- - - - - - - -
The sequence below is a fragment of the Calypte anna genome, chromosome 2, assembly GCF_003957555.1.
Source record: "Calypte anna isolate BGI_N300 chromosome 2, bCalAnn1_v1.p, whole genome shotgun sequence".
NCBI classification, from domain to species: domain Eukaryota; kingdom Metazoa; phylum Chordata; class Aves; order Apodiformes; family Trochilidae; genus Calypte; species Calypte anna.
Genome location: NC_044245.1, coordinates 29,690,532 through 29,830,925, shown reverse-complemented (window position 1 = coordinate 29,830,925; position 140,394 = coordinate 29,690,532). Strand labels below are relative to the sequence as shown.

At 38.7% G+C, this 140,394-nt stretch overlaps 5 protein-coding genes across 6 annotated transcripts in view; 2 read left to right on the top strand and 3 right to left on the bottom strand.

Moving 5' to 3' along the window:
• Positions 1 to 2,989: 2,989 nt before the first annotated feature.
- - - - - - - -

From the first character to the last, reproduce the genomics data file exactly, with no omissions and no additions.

The sequence below is a fragment of the Calypte anna genome, chromosome 2, assembly GCF_003957555.1.
Source record: "Calypte anna isolate BGI_N300 chromosome 2, bCalAnn1_v1.p, whole genome shotgun sequence".
NCBI classification, from domain to species: domain Eukaryota; kingdom Metazoa; phylum Chordata; class Aves; order Apodiformes; family Trochilidae; genus Calypte; species Calypte anna.
Genome location: NC_044245.1, coordinates 29,690,532 through 29,830,925, shown reverse-complemented (window position 1 = coordinate 29,830,925; position 140,394 = coordinate 29,690,532). Strand labels below are relative to the sequence as shown.

At 38.7% G+C, this 140,394-nt stretch overlaps 5 protein-coding genes across 6 annotated transcripts in view; 2 read left to right on the top strand and 3 right to left on the bottom strand.

Moving 5' to 3' along the window:
• Positions 1 to 2,989: 2,989 nt before the first annotated feature.